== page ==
The Kingdom of Quebec was the first major power in Atlantic America, and for the longest time the most powerful. Originally among the first to oppose the Imperial Commonwealth, it eventually became the first nation in Atlantic America to join.
|Ruler||King Jean-Constance Chevalier|
|Founding||January 1st, 2093|
|Imperial Standing||Allied Power|
In the dying days of Canada, Captain Jean-Paul Chevalier, of the Canadian military, deserted his post with a group of followers and struck out into the chaos to find a place to survive. Arriving at Alma in Quebec, he found an ally in a local politician named Marie-Clare Rienne. The two of them, capable and competent but also arrogant and narcissistic, began building the formation of the future government as the world fell apart around them. The pair was crowned King and Queen of Alma on New Year’s Day, 2093.
Alma slowly grew, adding territory through conquest or accepting requests for annexation from neighbors, drawing on latent Quebecois nationalism to build a shared culture when most places were still facing famine and chaos. In 2143, King Jean-Luc I, grandson of King Jean-Paul, captured the city of Quebec and renamed his kingdom Quebec.
As the first new nation of Atlantic America, Quebec enjoyed the fruits of its power to expand in all directions, eventually taking over much of eastern Canada as far west as Lake Superior, into the northern regions of former US states, and deep into the Arctic waters. New city-states and fledgling nations grew along her borders, which prompted Quebec to court them as allies instead of wasting resourced to conquer them. Quebecois and Bostonian ships swept pirates from the Atlantic ocean; Quebec funded the Iron Republican Navy that cleared Lake Superior.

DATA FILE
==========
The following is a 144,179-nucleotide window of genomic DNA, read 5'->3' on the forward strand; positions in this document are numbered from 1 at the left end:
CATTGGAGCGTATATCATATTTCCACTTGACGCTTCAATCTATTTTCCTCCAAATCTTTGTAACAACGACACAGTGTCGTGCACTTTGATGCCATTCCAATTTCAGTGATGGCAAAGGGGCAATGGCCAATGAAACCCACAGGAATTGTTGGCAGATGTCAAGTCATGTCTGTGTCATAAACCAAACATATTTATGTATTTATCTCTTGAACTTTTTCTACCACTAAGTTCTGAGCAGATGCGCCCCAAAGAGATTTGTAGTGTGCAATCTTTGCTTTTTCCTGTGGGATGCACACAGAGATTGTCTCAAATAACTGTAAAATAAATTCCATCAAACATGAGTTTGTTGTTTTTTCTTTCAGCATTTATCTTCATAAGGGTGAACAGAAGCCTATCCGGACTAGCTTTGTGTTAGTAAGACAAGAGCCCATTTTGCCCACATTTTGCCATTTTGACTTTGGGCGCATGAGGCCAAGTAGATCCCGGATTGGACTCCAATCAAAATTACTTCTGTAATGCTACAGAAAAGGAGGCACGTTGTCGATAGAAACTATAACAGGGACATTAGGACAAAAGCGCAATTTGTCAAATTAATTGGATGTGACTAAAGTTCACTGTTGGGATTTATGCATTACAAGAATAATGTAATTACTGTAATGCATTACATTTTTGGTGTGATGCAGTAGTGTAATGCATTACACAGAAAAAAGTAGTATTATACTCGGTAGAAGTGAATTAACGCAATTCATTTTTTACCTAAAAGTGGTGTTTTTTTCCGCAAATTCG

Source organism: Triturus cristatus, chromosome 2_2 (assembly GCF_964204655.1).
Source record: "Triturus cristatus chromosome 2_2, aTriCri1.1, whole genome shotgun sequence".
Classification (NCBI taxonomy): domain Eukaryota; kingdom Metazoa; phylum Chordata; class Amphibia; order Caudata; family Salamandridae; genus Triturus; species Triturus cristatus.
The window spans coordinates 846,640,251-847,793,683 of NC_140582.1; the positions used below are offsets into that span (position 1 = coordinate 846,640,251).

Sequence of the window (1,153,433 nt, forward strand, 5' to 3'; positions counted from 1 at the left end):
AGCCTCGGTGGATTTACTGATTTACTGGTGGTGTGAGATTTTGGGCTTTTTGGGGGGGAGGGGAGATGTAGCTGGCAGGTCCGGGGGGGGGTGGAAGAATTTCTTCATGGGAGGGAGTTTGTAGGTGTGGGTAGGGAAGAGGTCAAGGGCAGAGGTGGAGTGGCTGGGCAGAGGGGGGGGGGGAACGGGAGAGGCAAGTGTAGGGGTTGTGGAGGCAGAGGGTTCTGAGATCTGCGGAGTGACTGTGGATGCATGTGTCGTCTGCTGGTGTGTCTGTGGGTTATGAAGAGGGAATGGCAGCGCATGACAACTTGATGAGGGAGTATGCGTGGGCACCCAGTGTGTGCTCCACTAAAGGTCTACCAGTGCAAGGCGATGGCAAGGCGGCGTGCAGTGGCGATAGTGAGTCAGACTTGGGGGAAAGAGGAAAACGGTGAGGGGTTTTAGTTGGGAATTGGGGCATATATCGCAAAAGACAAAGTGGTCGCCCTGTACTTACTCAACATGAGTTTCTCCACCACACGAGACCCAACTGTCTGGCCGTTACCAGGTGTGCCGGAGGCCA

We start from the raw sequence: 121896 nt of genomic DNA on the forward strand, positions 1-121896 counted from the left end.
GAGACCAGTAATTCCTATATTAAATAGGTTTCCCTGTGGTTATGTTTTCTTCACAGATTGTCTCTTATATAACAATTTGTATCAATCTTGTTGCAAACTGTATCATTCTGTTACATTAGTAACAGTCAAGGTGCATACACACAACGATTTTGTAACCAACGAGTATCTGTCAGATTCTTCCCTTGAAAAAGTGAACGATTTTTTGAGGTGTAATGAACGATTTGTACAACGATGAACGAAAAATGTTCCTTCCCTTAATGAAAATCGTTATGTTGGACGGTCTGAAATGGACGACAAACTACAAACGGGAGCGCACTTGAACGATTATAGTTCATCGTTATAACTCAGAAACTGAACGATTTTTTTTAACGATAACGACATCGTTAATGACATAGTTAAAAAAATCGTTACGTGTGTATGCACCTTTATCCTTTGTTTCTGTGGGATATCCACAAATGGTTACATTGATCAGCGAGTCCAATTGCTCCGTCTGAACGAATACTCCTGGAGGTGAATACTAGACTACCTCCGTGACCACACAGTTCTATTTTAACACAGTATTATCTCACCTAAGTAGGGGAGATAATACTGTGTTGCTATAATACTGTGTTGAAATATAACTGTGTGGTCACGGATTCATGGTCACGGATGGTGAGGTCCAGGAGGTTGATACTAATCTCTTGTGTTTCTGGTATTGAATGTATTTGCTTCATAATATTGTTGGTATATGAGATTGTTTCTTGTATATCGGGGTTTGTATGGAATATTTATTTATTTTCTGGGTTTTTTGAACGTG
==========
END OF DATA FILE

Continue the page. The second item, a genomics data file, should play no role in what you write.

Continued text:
The first major opponent Quebec faces was the People’s Republic of Michigan and the Archduchy of Sault Sainte Marie. Michigan won a war against Quebec to control the remains of Detroit, and Sainte Marie refused to bend to the Quebecois will, winning their own skirmishes against Quebecois troops.
During the War of the Three Fools, Quebec attempted to annex territory from Michigan, among the Ohio valley cities, and from New England city-states. None of the Quebecois campaigns bore fruit, and Quebecois pride took a hit.
When the Imperial Commonwealth first crossed the ocean, Quebec was one of the first to oppose them, and bring their diplomatic pressure to form an alliance among Atlantic American nations. Though the alliance, known as the Lexington Organization, fought throughout the war, Quebec suffered a number of accidents among their royal family, including the death of King Jean-Marc III. The new king, King Jean-Constance, withdrew from the Lexington Organization and joined the Commonwealth.